Barry Zito signed a minor league deal to fight for a rotation spot with the Oakland Athletics on Monday, guaranteeing the soon-to-be 37-year-old left-hander a $1 million salary if he makes the A’s roster, and another $175,000 through performance incentives. It’s a far cry from the $20 million that Zito received from the San Francisco Giants in 2013, but he’s making more than he was when he took a year off in 2014.
Zito returns to Oakland a shell of his former self. When Zito was at his peak, the same year that Michael Lewis was following the club and penning Moneyball, he was just 24, making his first All-Star appearance, and winning his first (and only) Cy Young award – 2002. With Zito, Tim Hudson, and Mark Mulder going a combined 57-21 with a 3.05 ERA over 99 starts and 675 innings, the A’s were on their way to being contenders, especially if you’re the “pitching wins championships” supporter. However, 103 wins later, the A’s weren’t able to get out of the ALDS, and Zito would have to wait to win a title with the team across the bay in 2010 and 2012.
Zito would never again come close to his 2002 production winning 16 games in 2006 for the Giants, while making two additional All-Star teams (2003 and 2006) and watching his ERA balloon with his wallet in a very disastrous time in San Francisco. Zito, who was paid a whopping $119 million over seven seasons by the Giants was unable to maintain a consistent spot in the rotation by the end of his time with the club, while posting a 4.62 ERA and 1.44 WHIP over 208 appearances and compiling a 63-80 record.
Though Zito took a year off, it is fair to wonder what the A’s and Billy Beane saw in him, even if the result was a non-guaranteed, minor league contract. At 37, Zito will be seven years the senior to the late Cory Lidle, who was the oldest member of the 2002 Moneyball rotation-mates; however, should he even be considered as an option? The A’s have a large group of talented, young starters to choose from, including: Jesse Hahn, Drew Pomeranz, Kendall Graveman, Chris Bassitt, and Sean Nolin, and that is before considering A.J. Griffin and Jarrod Parker, both of whom are returning from Tommy John surgeries, and Jesse Chavez, who was dynamite in the rotation prior to the deal that landed Jeff Samardzija and Jason Hammel in Oakland last season. With Sonny Gray and Scott Kazmir anchoring the staff, the A’s have a gluttony of arms that they can run out there for quarters on the dollar of Zito’s deal, while certainly knowing that each of those arms has the ability to get opposing batters out – something that Zito wasn’t doing consistently the last time that we saw him in Major League Baseball, as he was banished to the bullpen for a majority of the final two months of 2013 (nine appearances, four starts).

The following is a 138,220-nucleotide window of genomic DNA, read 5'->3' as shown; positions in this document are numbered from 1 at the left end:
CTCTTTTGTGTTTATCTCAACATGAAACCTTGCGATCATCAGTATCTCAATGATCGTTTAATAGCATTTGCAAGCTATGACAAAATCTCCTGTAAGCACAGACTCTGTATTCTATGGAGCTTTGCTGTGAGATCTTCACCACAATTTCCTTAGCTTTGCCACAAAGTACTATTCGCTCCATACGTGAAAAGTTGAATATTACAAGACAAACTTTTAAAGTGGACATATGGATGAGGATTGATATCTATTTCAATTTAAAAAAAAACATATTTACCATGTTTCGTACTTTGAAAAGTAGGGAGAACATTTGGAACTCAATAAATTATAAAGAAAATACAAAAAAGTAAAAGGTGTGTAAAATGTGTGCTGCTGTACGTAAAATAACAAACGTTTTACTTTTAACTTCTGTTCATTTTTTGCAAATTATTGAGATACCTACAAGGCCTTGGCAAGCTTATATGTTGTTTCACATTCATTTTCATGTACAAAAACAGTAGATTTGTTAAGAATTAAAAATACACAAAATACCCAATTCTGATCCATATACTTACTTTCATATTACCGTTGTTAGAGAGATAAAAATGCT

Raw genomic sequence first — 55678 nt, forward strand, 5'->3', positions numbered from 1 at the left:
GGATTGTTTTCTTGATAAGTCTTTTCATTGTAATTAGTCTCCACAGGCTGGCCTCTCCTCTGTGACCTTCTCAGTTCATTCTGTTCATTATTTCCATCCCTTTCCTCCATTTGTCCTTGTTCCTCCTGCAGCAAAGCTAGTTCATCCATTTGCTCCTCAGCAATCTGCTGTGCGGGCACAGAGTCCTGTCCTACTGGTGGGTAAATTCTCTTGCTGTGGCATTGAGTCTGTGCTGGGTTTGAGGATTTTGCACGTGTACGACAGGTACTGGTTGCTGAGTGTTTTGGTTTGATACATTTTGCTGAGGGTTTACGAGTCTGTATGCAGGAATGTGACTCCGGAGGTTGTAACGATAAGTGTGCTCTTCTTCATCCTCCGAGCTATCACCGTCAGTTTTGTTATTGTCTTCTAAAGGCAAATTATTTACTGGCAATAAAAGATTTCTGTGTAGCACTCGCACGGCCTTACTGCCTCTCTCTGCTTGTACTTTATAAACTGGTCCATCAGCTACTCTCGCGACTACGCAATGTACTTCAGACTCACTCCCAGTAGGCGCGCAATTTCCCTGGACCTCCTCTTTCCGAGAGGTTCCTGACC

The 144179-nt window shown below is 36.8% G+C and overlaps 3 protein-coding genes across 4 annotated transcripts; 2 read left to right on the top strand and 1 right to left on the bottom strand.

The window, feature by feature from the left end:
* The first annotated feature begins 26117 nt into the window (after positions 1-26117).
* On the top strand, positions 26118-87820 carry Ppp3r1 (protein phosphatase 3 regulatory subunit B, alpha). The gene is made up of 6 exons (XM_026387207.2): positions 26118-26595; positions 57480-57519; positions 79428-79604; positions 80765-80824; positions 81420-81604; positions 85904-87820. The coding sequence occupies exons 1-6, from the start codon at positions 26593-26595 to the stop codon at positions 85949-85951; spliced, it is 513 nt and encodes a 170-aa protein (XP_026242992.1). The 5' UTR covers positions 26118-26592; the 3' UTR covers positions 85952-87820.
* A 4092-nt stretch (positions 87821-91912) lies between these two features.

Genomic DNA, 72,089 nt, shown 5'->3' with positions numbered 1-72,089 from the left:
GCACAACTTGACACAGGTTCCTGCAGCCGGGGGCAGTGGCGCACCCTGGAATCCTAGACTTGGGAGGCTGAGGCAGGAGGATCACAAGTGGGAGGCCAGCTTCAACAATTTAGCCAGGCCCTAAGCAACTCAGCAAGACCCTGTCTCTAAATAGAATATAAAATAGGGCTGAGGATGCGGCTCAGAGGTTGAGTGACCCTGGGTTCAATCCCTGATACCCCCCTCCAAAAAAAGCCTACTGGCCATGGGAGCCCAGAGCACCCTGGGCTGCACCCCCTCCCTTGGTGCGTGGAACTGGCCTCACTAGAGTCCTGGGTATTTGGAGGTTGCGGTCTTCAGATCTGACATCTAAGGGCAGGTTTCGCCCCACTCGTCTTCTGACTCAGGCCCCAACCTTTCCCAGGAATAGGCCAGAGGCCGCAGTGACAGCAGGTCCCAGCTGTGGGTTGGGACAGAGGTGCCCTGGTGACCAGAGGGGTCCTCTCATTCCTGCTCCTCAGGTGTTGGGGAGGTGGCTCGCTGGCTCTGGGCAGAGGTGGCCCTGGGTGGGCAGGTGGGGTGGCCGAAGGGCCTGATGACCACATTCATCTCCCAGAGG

Zito could be an interesting piece out of the bullpen, an arm with enough life left on it to be a useful swing man when the rotation is in need, or the long man out of the ‘pen. He could rebuild some value by pitching in the spacious home park that Oakland possesses, but if Zito is in the rotation, Billy Beane has failed.
The A’s are simply not the same type of organization that they were during the Moneyball era. Beane has built a roster full of versatile athletes who can play multiple positions, while featuring a unique blend of power-arms and changeup artists that keep the opposition off balance from day-to-day. The A’s aren’t fishing for players who can just get on base, as they have solid contact hitters (Billy Butler), speedsters with defensive chops (Coco Crisp), and injury-plagued potential stars (Brett Lawrie) who will blend together to assault the opposition, rather than waiting back for the perfect pitch to strike on.
Sure, it hasn’t always made sense in Oakland. It seems quite odd that the club would deal Samardzija to the Chicago White Sox for a lesser middle infield talent (Marcus Semien) than what they had given up months before (top five prospect Addison Russell), but what used to be a system of “finding” talent to fit within the organizational structure has now become “developing” talent to fit within an ever-changing organizational need.
As Barry Zito rejoins the Oakland Athletics, they are a completely different team from when he left. The A’s are built to contend, they have depth at the major league level, and they have Beane orchestrating moves that has even left right fielder Josh Reddick in awe. Zito is in a good place to attempt a comeback because he at least has a contract, but if he sees the field, the A’s are doing something wrong or in deep, deep trouble. Barring a miracle, Moneyball is over, and so is Zito’s career…unless Beane knows something that we don’t, once again.